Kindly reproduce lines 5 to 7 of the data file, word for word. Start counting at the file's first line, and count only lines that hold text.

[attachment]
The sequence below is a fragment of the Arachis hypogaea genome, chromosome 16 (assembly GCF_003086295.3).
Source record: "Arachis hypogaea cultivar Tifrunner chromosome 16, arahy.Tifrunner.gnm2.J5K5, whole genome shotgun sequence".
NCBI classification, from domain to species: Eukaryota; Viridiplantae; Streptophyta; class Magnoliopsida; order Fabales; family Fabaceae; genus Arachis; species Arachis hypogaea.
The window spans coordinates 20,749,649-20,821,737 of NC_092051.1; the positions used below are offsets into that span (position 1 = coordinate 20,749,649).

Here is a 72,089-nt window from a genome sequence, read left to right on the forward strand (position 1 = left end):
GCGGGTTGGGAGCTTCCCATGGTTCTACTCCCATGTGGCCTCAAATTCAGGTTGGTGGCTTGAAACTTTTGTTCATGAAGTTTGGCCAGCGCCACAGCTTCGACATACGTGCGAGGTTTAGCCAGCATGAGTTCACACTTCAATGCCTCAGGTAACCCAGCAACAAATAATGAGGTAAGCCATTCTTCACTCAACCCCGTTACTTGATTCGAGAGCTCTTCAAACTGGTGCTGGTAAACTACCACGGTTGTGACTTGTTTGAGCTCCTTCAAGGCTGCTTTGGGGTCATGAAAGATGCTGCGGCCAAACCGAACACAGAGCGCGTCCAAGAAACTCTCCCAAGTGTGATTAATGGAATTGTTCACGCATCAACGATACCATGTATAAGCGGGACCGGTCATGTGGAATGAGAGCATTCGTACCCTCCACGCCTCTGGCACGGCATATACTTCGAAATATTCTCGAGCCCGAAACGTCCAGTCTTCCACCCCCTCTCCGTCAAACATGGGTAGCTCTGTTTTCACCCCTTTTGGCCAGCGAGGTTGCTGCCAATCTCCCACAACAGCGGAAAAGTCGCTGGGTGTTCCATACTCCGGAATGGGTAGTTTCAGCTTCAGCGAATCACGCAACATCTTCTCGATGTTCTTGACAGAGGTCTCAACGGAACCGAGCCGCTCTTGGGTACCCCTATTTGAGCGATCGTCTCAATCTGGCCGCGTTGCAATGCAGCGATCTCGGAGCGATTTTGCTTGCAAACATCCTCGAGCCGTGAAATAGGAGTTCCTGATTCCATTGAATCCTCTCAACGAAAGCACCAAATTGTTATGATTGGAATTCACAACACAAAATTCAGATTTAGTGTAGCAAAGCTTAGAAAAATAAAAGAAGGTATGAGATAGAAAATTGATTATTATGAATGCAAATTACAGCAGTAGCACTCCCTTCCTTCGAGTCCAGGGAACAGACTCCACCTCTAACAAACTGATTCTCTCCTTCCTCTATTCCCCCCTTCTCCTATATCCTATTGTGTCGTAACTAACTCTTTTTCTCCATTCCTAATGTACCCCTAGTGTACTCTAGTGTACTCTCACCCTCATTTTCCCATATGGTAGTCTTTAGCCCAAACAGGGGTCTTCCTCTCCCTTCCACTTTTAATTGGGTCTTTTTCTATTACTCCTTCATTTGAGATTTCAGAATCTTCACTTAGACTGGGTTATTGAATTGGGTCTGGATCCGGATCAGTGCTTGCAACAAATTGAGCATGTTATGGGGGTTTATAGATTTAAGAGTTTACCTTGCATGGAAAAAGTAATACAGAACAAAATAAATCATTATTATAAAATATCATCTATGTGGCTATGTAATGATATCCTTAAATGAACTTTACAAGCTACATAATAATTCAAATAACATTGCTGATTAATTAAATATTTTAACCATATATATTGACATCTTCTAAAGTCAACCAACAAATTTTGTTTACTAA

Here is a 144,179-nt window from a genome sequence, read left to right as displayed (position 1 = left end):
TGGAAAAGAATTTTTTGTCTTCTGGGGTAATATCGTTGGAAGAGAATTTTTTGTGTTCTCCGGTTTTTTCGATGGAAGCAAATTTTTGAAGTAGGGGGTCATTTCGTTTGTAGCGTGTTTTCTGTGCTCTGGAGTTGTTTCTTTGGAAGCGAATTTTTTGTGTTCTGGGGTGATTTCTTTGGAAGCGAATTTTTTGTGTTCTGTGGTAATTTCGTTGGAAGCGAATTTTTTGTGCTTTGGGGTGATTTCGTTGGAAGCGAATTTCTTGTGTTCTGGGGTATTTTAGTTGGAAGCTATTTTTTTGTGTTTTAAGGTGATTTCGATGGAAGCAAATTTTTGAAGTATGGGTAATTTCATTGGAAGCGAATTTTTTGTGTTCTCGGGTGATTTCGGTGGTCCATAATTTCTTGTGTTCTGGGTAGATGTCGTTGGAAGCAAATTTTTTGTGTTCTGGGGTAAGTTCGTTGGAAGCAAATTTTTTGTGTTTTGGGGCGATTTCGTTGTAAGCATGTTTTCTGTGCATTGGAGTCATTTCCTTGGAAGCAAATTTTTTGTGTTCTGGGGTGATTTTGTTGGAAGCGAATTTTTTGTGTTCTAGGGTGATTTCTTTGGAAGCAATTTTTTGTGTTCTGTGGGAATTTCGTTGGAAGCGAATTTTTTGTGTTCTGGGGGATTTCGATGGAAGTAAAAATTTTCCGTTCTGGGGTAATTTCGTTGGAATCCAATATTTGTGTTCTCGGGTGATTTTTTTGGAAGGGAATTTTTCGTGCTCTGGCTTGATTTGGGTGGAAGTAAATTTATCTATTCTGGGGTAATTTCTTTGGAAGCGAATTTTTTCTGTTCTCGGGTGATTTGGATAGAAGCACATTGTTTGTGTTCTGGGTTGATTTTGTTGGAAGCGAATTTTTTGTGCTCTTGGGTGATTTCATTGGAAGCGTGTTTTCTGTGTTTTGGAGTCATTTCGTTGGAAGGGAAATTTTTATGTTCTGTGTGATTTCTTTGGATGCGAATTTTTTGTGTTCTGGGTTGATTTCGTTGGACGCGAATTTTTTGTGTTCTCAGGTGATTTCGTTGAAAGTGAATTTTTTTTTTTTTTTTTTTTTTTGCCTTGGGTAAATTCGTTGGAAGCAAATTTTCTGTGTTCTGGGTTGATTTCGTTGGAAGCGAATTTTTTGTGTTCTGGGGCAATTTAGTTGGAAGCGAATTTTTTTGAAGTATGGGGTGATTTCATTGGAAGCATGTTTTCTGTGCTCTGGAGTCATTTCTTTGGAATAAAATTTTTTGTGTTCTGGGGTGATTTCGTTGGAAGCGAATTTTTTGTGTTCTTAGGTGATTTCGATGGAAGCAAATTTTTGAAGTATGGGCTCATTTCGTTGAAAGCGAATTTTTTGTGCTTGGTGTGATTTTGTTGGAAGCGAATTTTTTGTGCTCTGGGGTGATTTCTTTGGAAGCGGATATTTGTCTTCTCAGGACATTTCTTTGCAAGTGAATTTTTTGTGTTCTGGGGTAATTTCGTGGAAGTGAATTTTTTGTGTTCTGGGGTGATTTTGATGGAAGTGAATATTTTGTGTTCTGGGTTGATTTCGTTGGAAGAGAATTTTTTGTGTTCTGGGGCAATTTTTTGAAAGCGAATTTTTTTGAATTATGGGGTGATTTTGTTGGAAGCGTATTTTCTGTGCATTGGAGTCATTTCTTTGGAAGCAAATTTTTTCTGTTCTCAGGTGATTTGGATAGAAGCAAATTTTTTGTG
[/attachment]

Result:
Here is a 72,089-nt window from a genome sequence, read left to right on the forward strand (position 1 = left end):
GCGGGTTGGGAGCTTCCCATGGTTCTACTCCCATGTGGCCTCAAATTCAGGTTGGTGGCTTGAAACTTTTGTTCATGAAGTTTGGCCAGCGCCACAGCTTCGACATACGTGCGAGGTTTAGCCAGCATGAGTTCACACTTCAATGCCTCAGGTAACCCAGCAACAAATAATGAGGTAAGCCATTCTTCACTCAACCCCGTTACTTGATTCGAGAGCTCTTCAAACTGGTGCTGGTAAACTACCACGGTTGTGACTTGTTTGAGCTCCTTCAAGGCTGCTTTGGGGTCATGAAAGATGCTGCGGCCAAACCGAACACAGAGCGCGTCCAAGAAACTCTCCCAAGTGTGATTAATGGAATTGTTCACGCATCAACGATACCATGTATAAGCGGGACCGGTCATGTGGAATGAGAGCATTCGTACCCTCCACGCCTCTGGCACGGCATATACTTCGAAATATTCTCGAGCCCGAAACGTCCAGTCTTCCACCCCCTCTCCGTCAAACATGGGTAGCTCTGTTTTCACCCCTTTTGGCCAGCGAGGTTGCTGCCAATCTCCCACAACAGCGGAAAAGTCGCTGGGTGTTCCATACTCCGGAATGGGTAGTTTCAGCTTCAGCGAATCACGCAACATCTTCTCGATGTTCTTGACAGAGGTCTCAACGGAACCGAGCCGCTCTTGGGTACCCCTATTTGAGCGATCGTCTCAATCTGGCCGCGTTGCAATGCAGCGATCTCGGAGCGATTTTGCTTGCAAACATCCTCGAGCCGTGAAATAGGAGTTCCTGATTCCATTGAATCCTCTCAACGAAAGCACCAAATTGTTATGATTGGAATTCACAACACAAAATTCAGATTTAGTGTAGCAAAGCTTAGAAAAATAAAAGAAGGTATGAGATAGAAAATTGATTATTATGAATGCAAATTACAGCAGTAGCACTCCCTTCCTTCGAGTCCAGGGAACAGACTCCACCTCTAACAAACTGATTCTCTCCTTCCTCTATTCCCCCCTTCTCCTATATCCTATTGTGTCGTAACTAACTCTTTTTCTCCATTCCTAATGTACCCCTAGTGTACTCTAGTGTACTCTCACCCTCATTTTCCCATATGGTAGTCTTTAGCCCAAACAGGGGTCTTCCTCTCCCTTCCACTTTTAATTGGGTCTTTTTCTATTACTCCTTCATTTGAGATTTCAGAATCTTCACTTAGACTGGGTTATTGAATTGGGTCTGGATCCGGATCAGTGCTTGCAACAAATTGAGCATGTTATGGGGGTTTATAGATTTAAGAGTTTACCTTGCATGGAAAAAGTAATACAGAACAAAATAAATCATTATTATAAAATATCATCTATGTGGCTATGTAATGATATCCTTAAATGAACTTTACAAGCTACATAATAATTCAAATAACATTGCTGATTAATTAAATATTTTAACCATATATATTGACATCTTCTAAAGTCAACCAACAAATTTTGTTTACTAA

Here is a 144,179-nt window from a genome sequence, read left to right as displayed (position 1 = left end):